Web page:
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Rosco Bandana finds strength in numbers 

Folk-rock band forges path as a septet

Just a couple of years ago, if you were living in Gulfport, Miss., and playing original music, your best bet to make money was to simply get out of town. Most venues in town — including a good number of casinos — look for cover bands to entertain the crowds. But determination plus success in a big-name contest helped one band break that mold.

Rosco Bandana, a seven-piece Americana group, was one of a few bands to hold its own in Gulfport, playing original music for handfuls of people around town. In 2011, they entered the Hard Rock Calling contest. More than 12,000 other bands were also vying to win, but Rosco Bandana emerged victorious, becoming the first band signed to Hard Rock Records (which is run by the hotel and restaurant chain), leading to the release of its debut album, Time to Begin, in September 2012. The support of a label is what keeps Rosco Bandana on the road as the band returns to Charlotte for its third gig in eight months on June 22 at the U.S. National Whitewater Center.

"If it wasn't for Hard Rock, we would have never gotten on the road," singer Jason Sanford, 27, says. "We wouldn't have put out a CD of this magnitude and been able to reach so many people distribution-wise."

All of that time on the road has not only helped Rosco Bandana to establish a following, but has also helped the band gel as, well, a band. The group, which originally started as a five-piece in 2010, added two members roughly one year ago. Countless hours crammed in a van together have taught them how to deal with each other, with finances, with touring in general.

"It's hard to be in a seven-piece band," Sanford says. "You have to take out money for taxes, maintenance, insurance and then you can split the rest among seven people. People around Gulfport will run into us and say, 'Y'all are doing great and must be making loads of money!' Those people have a misconception of fame. Sure, some people are ballin' out of control, but definitely not us."

Sanford has gotten help from mandolin/lap steel player Jackson Weldon's mom, a CPA, about budgeting and how to try and make a profit, but it hasn't been easy. The seven members still live at home with their families and count on that support to continue doing what they love.

Last September, Rosco brought its brand of folk-rock to the Evening Muse; their inexperience was hard to miss. Sanford's vocals were the focal point as his six band members backed him up for a "the parts are all there, but it needs work" performance. In February, the group returned for an "is this the same band?" concert. The harmonies provided by Sanford and co-singers Jenny Flint and Emily Sholes were solid. The other musicians found moments to shine without overpowering the songs. The crowd was left wanting more.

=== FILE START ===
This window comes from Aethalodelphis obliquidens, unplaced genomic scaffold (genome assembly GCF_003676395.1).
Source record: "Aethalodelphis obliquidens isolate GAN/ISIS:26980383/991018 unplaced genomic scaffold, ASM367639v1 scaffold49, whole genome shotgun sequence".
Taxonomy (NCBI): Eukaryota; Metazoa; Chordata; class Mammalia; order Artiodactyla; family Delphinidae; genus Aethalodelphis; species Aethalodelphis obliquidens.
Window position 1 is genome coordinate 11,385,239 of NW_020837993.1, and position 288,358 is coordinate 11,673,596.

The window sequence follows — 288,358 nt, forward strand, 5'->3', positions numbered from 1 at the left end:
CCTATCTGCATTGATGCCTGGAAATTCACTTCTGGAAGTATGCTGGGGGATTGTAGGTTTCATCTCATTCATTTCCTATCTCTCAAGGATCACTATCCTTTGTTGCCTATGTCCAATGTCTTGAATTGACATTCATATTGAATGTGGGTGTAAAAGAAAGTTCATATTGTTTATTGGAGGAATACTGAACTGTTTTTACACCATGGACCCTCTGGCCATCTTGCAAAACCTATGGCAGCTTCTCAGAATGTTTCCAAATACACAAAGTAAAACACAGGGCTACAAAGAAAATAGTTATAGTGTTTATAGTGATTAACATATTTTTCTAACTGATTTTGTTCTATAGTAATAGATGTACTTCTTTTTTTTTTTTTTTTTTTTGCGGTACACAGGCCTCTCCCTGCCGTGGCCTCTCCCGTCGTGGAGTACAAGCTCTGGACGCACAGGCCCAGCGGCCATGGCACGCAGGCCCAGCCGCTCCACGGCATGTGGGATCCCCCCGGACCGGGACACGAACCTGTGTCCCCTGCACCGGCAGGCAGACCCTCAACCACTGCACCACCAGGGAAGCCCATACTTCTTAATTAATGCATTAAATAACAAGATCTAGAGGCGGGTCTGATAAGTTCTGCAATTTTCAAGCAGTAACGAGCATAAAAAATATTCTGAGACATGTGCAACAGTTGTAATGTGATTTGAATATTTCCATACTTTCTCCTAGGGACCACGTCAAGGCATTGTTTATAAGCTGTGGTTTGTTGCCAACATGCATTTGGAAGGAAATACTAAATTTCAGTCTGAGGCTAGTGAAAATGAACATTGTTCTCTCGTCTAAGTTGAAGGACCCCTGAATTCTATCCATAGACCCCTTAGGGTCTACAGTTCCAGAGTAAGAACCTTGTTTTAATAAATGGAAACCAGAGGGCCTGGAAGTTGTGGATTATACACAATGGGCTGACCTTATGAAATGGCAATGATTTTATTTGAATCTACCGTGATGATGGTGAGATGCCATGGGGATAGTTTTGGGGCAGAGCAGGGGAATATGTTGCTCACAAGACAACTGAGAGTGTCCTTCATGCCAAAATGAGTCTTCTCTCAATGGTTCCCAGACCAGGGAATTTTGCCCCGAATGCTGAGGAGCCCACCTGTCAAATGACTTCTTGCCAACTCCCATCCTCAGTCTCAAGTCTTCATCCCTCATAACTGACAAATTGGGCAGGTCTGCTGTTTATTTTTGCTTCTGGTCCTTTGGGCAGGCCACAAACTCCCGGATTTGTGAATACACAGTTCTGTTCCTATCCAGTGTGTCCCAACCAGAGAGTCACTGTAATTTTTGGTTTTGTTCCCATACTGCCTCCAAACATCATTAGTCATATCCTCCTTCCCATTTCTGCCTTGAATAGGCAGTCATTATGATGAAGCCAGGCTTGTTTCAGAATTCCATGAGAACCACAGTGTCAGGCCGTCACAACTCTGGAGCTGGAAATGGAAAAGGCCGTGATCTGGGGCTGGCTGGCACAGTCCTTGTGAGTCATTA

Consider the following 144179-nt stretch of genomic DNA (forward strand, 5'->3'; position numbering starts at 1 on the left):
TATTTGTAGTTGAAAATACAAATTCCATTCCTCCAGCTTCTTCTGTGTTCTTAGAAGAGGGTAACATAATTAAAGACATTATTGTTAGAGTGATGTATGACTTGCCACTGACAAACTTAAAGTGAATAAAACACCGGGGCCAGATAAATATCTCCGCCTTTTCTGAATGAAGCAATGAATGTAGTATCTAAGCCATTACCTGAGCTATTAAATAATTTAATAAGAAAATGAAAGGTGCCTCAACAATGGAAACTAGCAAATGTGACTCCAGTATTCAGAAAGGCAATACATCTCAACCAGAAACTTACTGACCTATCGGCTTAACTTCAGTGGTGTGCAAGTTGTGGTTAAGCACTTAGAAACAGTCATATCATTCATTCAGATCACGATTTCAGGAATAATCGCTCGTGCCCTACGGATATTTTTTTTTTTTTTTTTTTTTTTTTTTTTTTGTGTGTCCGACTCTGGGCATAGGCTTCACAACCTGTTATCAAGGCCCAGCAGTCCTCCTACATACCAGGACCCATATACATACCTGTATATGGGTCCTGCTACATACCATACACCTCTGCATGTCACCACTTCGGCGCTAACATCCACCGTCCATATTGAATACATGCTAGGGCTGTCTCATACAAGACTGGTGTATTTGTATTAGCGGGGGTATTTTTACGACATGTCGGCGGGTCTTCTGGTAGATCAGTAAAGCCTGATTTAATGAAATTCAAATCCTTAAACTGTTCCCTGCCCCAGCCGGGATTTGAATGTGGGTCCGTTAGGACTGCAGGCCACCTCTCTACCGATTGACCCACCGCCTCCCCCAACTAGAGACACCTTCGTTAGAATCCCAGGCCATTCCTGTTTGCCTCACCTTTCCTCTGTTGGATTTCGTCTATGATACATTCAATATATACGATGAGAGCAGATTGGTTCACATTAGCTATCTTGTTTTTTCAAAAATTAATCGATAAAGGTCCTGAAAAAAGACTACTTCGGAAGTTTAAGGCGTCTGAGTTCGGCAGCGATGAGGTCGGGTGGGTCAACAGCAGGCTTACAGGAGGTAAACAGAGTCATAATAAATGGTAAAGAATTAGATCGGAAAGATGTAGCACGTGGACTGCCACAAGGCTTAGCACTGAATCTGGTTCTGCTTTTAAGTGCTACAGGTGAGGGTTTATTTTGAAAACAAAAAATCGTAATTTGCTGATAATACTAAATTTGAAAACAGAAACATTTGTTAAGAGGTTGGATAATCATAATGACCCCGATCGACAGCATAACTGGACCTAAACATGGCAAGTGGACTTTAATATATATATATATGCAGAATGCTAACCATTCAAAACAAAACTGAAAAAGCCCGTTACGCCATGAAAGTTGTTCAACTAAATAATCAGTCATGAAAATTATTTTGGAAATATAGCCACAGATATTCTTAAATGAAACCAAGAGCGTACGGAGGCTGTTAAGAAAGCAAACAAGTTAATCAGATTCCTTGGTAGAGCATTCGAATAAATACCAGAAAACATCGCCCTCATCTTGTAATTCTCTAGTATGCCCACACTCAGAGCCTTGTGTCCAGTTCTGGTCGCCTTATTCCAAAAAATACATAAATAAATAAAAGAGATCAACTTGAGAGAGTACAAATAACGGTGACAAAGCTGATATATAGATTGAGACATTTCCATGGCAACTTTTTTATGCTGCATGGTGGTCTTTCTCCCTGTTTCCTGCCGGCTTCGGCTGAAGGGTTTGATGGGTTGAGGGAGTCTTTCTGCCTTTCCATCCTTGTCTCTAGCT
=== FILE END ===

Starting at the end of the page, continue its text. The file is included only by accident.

"Before, it was shaky because this is our first time doing anything like this," Sanford says. "We weren't sure about ourselves. Now, we've come into our own and the energy level has changed for everybody. I feel like it's more relaxed and we want to enjoy the experience on stage. We're in it to have fun. We love playing music and making people smile and hopefully that's pushed out onto the audience. I feel like it's happening."

Much like its songs, the band itself has developed through an organic process. They have to sit down and talk about things, learn from the little spats that happen and know when not to push a bandmate's buttons so they can grow and work together.

They've adjusted to working with different sound guys each night, different sound equipment at venues and have been able to find comfort through experience. Sanford feels the band has finally found its sound and truly become a "band" — something he always hoped Rosco Bandana would become but wasn't sure was possible.

"When I started the band, I had all these ideas of what I wanted it to sound like — full and vocally driven. I never imagined it would be what it is now," Sanford says. "We're still babes to all of this, but it's still fun. I love the road. Our main job is to entertain and take people away on a magic carpet ride of sorts, but also to inspire them and let them walk away feeling changed."

That inspiration has already flowed back into their hometown, where more original music is finding its way into clubs. Because Rosco started out playing sets that are three hours of original material on their hometown, they have plenty to choose from for their next album.

"Ever since that Hard Rock Battle of the Bands, there's been a need for more original music here," Sanford says. "I feel like Rosco helped inspire that. There's a cultural shift because people like original stuff. It's opened a lot of doors for people down here."

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